The sun is good for morale but don’t forget to protect yourself from UV rays: 46,000 skin cancers diagnosed per year in Belgium

This Sunday, it will be warm and sunny with maximum temperatures close to 30 degrees.

The temptation will undoubtedly be very great to make the most of the sun. But don’t forget to protect your skin. It’s primordial.

Under the slogan “It’s not your age that counts, but your UV counter”, the European network of dermatologists Euromelanoma, recalls this on the occasion of its 24th skin cancer prevention campaign. On this occasion, the organization recalls that nearly 46,000 people in Belgium are diagnosed with skin cancer each year. In 2000, this number was 11,000 according to figures from the Cancer Registry Foundation.

Most common in Belgium


With a proportion of 40% of all cancers diagnosed, skin cancer is thus the most common form of cancer in the country. It is also the one that shows the fastest progression, with an increase of 400% in 20 years.

“No other cancer has grown so rapidly. The risk of developing skin cancer before the age of 75 is one in five and continues to increase,” explains the dermatologist and president of Euromelanoma Belgium, the doctor. Thomas Masselis. Mortality, meanwhile, only increased by 50% over the same period. Since UV exposure is the biggest risk factor for skin cancer, this is what Euromelanoma is focusing on for its prevention campaign: “If you’ve been exposed to UV all your life – whether at the beach, in your garden, on a golf course, on a sunbed or at work – you have a higher risk of developing skin cancer. »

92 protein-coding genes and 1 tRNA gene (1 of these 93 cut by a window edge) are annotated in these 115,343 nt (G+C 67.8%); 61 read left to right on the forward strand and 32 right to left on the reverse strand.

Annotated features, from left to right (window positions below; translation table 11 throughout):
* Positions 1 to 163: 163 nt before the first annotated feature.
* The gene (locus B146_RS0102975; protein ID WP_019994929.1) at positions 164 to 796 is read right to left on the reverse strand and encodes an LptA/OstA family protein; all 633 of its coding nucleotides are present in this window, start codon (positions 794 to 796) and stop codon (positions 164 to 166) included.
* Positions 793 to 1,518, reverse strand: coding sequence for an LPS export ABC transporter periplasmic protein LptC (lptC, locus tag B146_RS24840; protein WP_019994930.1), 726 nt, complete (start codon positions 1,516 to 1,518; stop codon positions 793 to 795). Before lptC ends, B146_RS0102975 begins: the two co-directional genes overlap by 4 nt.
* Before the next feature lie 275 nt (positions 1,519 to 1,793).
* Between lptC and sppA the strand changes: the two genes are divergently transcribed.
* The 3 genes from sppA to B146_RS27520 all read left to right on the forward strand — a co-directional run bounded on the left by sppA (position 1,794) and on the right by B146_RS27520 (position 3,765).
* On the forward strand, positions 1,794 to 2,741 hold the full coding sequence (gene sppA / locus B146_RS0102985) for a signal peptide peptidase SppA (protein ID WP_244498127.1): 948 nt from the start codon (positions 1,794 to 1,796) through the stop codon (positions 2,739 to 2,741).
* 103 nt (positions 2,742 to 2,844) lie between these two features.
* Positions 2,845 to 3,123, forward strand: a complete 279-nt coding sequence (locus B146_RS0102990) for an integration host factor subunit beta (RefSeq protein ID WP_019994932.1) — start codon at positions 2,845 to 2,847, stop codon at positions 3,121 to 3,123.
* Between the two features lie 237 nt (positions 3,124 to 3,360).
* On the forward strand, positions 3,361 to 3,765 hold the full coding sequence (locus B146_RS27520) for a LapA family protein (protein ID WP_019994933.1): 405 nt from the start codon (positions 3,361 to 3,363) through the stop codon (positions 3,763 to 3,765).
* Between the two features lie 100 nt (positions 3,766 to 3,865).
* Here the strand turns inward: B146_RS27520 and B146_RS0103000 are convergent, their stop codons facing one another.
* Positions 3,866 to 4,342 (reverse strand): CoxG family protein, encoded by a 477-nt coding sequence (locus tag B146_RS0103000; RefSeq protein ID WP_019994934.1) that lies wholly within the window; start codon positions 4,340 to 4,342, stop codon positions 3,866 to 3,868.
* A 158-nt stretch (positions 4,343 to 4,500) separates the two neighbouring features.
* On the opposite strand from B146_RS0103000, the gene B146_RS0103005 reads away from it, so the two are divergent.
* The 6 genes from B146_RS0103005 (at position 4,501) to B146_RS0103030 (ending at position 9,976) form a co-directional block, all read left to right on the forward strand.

The organization also encourages people to regularly self-examine and report suspicious stains. The three most common skin tumors are basal cell carcinoma – which has sores that do not heal and/or red patches on the chest that grow, and which occurs mainly in older people –, squamous cell carcinoma – identifiable by its tumors crusted red spots that can metastasize – and melanoma, which is less common but more dangerous because it metastasizes quickly. “If more than two people in your family develop melanoma, extra care should be taken, as this greatly increases the risk that you too will develop one,” adds Thomas Maselis. “We’re noticing that more and more melanoma patients are seeing a doctor at an early stage, which means people are paying more attention to it. »

In parallel with its campaign, the organization reveals that for the first time, a study carried out on 400,000 Europeans has revealed the prevalence of actinic keratoses, a very common skin disease characterized by rough patches and precancerous lesions of the skin. One in 12 Europeans would be affected. “Actinic keratosis is quite easily treatable when detected in time, so it is essential that people get an idea of ​​their personal risk profile,” warns Euromelanoma.

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